The comic/tragic aspect of the experience had to do with me not being able to accompany her to the doctor’s appointment. I had so completely given myself permission not to feel guilty, not to worry that everything would go wrong without me there to keep it right. The aides who work with her are kind and good. They know her, she knows them. She’d be fine with any one of them helping her.

The nurse who made the ENT appointment had assured me she’d explain to my mom why we decided to get her the first possible appointment instead of waiting until I could go along. And she probably did, but my mom couldn’t really hear at the time. I couldn’t call to explain it to Mom, for obvious reason.

A different nurse was on duty the morning of Mom’s appointment. That day, I arrived at work, took my cell phone out of my purse to put it in my pocket (ringer off) and realized I had a voicemail from the nursing home, left while I was in transit ten minutes earlier. We’re not really supposed to use our cell phones at work, but I was able to listen to the message surreptitiously. The key part was “Your mom’s appointment is in a few minutes and she won’t get on the van to go. She keeps saying we have to wait for you to get here.” Oh crap. Crappity crap crap.

Of course, by the time I listened to the message, it was too late. Either she was on the van already or it had left without her. I called and left a voice mail at the nurse’s station asking for someone to contact me at my work number. Thirty long minutes later the nurse called me back and told me they’d convinced Mom to go.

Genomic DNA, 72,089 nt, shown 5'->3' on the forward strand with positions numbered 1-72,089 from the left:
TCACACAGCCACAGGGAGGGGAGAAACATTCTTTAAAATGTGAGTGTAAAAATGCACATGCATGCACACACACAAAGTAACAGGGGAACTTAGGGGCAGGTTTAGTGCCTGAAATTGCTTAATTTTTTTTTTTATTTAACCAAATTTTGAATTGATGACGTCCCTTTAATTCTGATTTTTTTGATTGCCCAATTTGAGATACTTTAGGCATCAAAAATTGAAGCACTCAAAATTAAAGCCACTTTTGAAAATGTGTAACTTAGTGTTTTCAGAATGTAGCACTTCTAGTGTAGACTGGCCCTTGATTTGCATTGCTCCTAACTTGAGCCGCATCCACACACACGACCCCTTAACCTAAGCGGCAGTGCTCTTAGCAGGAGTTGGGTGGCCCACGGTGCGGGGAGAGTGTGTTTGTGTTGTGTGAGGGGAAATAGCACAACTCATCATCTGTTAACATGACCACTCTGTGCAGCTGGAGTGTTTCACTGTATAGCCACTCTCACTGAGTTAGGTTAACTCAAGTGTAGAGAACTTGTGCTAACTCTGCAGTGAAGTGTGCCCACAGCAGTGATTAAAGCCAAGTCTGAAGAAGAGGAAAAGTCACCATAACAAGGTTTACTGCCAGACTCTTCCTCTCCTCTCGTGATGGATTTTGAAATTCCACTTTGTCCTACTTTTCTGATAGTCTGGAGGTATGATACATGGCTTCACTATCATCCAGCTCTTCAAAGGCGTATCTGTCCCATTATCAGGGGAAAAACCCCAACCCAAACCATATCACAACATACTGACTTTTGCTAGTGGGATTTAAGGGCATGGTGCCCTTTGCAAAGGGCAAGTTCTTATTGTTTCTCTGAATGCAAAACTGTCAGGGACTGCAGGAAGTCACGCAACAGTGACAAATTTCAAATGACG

In the afternoon, between my work shifts, I called again to ask what the doctor said. The nurse read me the notes they had, mentioning hearing loss in both ears blah blah medical jargon blah blah, adjusted hearing aide medical jargon.

“Do they know why she lost so much hearing so quickly, though?”

“Well, I read you everything it said.”

“Did they find any wax or fluid or anything?”

“It doesn’t say. But you can call their office directly.”

So I did. I talked to a nurse there who repeated hearing loss in both ears blah blah medical jargon…

“Do they know why her hearing declined so dramatically all of a sudden?”

“She already had hearing loss. She was wearing a hearing aid when she came in.”

“Yes, but she went from the hearing aid helping her live her life and have conversations to almost no hearing at all even with it in.”

“She could get a second hearing aid.”

“Okay. I’ll look into that. Um, did you all by chance clean any wax out of her ears or anything?”

“Oh yes. Her ear canals are narrow and they were completely filled with wax.”

“They dug so deep I was afraid they’d puncture my brain,” my mom told me later.

When I visited her the next day, she heard me knock on the door. We had a face-to-face conversation rather than a mouth-to-ear one. She’d watched a TV show and understood it. She told me about the morning’s activity. She was back to being an active member of her world. This afternoon, I called her on the phone and heard about their ice cream social, with accounts of all the funny things people said. And she doesn’t believe she needs a second hearing aid for now.

Excellent news.

 

 

Poppy Fell Over!